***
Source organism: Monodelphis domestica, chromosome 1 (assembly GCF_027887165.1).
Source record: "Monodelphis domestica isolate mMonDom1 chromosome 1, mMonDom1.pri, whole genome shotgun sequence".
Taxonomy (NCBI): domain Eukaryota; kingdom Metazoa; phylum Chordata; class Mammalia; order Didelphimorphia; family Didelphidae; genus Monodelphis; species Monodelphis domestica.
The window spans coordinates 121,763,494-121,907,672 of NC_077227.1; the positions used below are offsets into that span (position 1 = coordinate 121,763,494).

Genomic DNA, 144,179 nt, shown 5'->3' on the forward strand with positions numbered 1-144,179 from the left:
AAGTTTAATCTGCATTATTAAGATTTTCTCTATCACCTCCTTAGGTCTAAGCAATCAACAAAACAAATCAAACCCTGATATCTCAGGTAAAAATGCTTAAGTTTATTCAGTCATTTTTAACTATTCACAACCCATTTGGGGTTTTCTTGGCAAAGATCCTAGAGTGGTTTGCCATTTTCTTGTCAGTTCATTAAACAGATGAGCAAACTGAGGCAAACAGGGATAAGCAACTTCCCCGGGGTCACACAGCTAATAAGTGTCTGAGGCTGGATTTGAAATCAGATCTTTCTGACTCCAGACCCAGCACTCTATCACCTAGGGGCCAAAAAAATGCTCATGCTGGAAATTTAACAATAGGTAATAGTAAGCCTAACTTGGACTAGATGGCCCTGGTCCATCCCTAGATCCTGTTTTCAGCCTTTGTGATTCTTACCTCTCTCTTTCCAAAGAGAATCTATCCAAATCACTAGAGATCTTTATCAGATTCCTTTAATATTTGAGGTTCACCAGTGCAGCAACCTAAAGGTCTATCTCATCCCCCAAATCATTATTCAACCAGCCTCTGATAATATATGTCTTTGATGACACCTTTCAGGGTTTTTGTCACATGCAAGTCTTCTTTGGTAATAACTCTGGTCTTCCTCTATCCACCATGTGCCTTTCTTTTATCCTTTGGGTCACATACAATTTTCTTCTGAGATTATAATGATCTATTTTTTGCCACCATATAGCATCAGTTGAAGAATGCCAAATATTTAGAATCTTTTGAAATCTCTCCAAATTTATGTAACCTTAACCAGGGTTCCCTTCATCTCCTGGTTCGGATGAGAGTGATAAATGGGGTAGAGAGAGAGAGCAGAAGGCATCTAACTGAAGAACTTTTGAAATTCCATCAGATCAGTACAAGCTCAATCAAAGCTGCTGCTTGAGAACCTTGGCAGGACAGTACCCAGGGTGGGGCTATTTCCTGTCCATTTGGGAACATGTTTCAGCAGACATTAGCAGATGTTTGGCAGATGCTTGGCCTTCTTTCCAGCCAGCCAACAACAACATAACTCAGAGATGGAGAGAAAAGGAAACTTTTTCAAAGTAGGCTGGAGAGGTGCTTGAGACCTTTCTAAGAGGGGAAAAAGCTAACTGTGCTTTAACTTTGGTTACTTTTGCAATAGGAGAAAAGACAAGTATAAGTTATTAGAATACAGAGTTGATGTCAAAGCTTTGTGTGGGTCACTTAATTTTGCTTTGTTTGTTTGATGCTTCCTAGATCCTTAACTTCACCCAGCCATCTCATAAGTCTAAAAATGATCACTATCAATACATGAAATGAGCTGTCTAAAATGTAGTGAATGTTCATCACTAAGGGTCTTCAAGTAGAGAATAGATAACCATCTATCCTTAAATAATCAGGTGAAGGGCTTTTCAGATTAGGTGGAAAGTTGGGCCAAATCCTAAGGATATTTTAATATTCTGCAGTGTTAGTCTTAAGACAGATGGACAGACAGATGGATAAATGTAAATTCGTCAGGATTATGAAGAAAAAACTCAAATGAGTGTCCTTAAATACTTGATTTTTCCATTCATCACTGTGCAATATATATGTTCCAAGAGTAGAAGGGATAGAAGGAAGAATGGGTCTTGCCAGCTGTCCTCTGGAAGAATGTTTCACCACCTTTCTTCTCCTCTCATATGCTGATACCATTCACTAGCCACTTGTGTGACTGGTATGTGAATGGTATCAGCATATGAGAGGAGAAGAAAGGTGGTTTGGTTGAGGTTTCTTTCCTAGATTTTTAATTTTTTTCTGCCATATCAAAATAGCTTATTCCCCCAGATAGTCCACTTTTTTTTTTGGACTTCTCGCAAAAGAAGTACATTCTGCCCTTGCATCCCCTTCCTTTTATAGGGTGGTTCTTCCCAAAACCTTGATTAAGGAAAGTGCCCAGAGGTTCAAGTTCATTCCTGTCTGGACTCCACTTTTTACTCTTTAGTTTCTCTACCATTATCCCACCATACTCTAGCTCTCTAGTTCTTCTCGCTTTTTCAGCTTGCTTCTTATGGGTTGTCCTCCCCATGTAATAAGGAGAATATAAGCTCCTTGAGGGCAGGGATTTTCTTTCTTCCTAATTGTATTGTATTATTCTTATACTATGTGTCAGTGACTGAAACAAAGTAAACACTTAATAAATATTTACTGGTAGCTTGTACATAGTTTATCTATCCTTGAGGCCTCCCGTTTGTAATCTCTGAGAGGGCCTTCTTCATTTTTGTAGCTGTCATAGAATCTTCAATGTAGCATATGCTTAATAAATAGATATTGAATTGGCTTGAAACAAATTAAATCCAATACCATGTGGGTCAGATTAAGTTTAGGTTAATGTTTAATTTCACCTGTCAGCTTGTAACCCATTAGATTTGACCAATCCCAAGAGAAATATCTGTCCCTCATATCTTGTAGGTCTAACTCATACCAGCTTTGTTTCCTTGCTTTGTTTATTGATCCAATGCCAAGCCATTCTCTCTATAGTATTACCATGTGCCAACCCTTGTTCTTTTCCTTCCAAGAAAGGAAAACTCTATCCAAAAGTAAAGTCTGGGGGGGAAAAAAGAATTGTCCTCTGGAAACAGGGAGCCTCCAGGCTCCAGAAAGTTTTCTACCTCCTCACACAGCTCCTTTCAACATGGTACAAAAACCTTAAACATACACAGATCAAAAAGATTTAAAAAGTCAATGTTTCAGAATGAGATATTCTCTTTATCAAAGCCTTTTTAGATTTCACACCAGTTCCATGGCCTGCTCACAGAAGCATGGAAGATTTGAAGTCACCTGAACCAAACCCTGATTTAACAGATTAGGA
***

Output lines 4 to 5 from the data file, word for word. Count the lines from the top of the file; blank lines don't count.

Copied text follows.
The window spans coordinates 121,763,494-121,907,672 of NC_077227.1; the positions used below are offsets into that span (position 1 = coordinate 121,763,494).

Genomic DNA, 144,179 nt, shown 5'->3' on the forward strand with positions numbered 1-144,179 from the left: